GP Noble Trustees Limited
A recent example of a major fraud of pension scheme monies and serious breaches of trust involved GP Noble Trustees Limited. GP Noble manager, Graham Pitcher, was convicted of conspiracy to defraud and given a jail sentence of eight years for transferring £52m from nine pension schemes into two offshore accounts, to invest in buying land for development in Thailand, an on line bookmaker in Australia and finance a Hollywood movie project. All of the people involved were able to hide their fraudulent activities from the parent company and regulatory authorities, and denied their part in the fraud in court. Whilst some of the people involved were cleared, the main instigators, who were jailed, held positions of responsibility and trust within GP Noble Trustees Limited.
The GP Noble case may seem extreme however; the principles behind pensions fraud, the prevention and recourse are equally the same whether there has been a fraud on a major scale or on a smaller scale. The effect of fraud on a pension scheme can cause major issues and have catastrophic consequences for the members, the future of the scheme, the trustees and sponsoring employer.
Trustees need to ensure they have a risk assessment and risk register in place which is reviewed regularly, that any custodians and any key persons are risk assessed and all mandated personnel whether on bank accounts, investments and assets are also risk assessed. The Trustee may wish to consider recruitment screening of key personnel especially those who monitor cash transactions and allow basic and random checks, including regular supervisory review of their working. Also a rotation of jobs within an organisation may not be popular but does make it more difficult for an employee to become ensconced and start to operate a system to their personal financial advantage. In terms of professional advisers we have listed the safeguards that trustees can take under our article detailing duties under the Data Protection Act.
If in doubt, get legal advice
If you are a trustee, scheme administrator, pensions manager, the employer or any other person related to pension schemes and the management of pension scheme assets, you have a duty to report any breaches, even if these are ultimately unfounded. If in doubt, we can assess the merits of a potential fraud and lead you through the process to ensure the safe custody of pension scheme assets for your members.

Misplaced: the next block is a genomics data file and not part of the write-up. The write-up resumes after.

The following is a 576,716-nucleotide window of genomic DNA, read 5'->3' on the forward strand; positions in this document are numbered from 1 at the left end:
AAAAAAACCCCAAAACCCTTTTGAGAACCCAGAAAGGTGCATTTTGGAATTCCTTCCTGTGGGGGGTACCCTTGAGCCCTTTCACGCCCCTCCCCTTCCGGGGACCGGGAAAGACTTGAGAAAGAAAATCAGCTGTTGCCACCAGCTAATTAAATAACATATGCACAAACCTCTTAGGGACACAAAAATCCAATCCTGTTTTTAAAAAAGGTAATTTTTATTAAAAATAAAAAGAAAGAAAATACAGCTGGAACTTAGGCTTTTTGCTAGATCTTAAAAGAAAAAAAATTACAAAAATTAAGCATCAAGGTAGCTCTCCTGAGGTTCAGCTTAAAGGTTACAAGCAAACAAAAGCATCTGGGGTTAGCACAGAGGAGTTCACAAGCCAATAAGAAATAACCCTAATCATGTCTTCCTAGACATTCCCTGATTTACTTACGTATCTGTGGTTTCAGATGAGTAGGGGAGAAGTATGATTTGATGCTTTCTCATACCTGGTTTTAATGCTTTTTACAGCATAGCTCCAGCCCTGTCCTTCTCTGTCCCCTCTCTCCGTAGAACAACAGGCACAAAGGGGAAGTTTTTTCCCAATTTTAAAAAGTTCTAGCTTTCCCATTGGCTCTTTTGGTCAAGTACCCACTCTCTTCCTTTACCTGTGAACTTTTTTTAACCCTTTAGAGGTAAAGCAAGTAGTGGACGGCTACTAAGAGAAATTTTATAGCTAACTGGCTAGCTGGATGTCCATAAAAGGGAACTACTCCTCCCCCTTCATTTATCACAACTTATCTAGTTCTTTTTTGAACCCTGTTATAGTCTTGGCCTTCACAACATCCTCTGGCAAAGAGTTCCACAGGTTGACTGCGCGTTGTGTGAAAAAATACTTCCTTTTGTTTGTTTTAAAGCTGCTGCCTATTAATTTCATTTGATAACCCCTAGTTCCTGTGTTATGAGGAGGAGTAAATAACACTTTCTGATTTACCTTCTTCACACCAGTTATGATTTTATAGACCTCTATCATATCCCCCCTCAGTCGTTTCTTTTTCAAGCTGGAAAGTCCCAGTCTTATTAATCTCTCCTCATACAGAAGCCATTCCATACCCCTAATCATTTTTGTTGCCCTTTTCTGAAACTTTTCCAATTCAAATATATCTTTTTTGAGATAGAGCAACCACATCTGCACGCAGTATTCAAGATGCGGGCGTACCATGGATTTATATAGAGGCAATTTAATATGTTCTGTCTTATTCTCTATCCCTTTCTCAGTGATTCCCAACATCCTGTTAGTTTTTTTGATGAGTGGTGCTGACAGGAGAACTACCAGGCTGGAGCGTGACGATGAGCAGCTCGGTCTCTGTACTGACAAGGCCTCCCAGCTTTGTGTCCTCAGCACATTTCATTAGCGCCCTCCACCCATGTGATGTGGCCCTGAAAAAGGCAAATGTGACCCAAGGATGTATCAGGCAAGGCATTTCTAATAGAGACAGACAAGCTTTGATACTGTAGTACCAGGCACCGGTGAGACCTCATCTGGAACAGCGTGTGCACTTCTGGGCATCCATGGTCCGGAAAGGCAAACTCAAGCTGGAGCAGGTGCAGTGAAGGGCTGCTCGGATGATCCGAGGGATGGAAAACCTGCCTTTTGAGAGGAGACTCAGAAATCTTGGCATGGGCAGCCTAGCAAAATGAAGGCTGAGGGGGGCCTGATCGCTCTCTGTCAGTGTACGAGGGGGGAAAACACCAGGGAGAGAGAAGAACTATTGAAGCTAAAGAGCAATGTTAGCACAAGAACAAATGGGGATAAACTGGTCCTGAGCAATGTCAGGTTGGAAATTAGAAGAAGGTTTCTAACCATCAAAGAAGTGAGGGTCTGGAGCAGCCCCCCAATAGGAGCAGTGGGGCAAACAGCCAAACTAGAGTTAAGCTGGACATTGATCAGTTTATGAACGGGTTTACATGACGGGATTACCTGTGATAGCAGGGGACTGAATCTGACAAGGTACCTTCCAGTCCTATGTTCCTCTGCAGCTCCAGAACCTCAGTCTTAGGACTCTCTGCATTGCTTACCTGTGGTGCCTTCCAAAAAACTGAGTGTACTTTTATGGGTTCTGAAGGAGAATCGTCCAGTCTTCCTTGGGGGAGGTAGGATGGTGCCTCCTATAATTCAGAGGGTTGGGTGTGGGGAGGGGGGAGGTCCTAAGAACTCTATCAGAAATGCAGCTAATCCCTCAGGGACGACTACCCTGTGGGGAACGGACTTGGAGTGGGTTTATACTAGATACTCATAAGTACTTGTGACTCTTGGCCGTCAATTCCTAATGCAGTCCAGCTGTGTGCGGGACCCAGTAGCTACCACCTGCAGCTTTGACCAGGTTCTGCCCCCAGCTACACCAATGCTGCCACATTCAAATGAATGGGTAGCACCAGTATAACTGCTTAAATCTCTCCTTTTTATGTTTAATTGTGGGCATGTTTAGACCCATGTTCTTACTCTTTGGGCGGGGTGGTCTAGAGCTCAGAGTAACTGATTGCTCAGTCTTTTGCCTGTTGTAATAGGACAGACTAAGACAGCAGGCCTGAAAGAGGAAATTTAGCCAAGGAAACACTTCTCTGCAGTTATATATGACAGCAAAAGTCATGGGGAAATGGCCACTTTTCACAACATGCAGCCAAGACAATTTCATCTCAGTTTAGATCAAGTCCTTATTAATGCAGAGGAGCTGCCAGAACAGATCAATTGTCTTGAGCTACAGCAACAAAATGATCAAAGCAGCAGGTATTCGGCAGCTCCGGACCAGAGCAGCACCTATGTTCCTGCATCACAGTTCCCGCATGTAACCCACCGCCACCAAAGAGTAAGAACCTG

Pensions, Trustees’ and Scheme Administrators’ Duties under the Data Protection Act. A Load of Rubbish?
October 16th, 2012
The Scottish Borders Council has recently been fined £250,000 for breaching its data protection duties under the Data Protection Act 1998 (Act). Failing to keep personal data secure in this way also has significant implications for pension schemes and in particular fraud in pension schemes.
In this case, the data in question had been outsourced to a contractor to process but the contractor failed to dispose of the hard copy records in the appropriate manner. The data contained files with the Council employees’ names, addresses, national insurance numbers, salaries and bank details. As the Council failed to secure a contract with the offending company, it was held liable for the incident. Yet, loss, disclosure or theft of data is not confined to physical records. Digital records present an even greater risk given the ease with which large volumes of data may be extracted on an electronic medium.
Why are Trustees and, potentially also, Scheme Administrators at risk?
The Act governs the collection, processing and use of personal data. Both processing and personal data are widely defined and include information collected in the context of the governance and administration of occupational pension schemes. Poor governance of pension schemes which includes poor internal controls and record keeping is more important during the economic downturn where there can be a higher risk of fraud and dishonesty amongst scheme administrators, trustees, employers or other related advisers.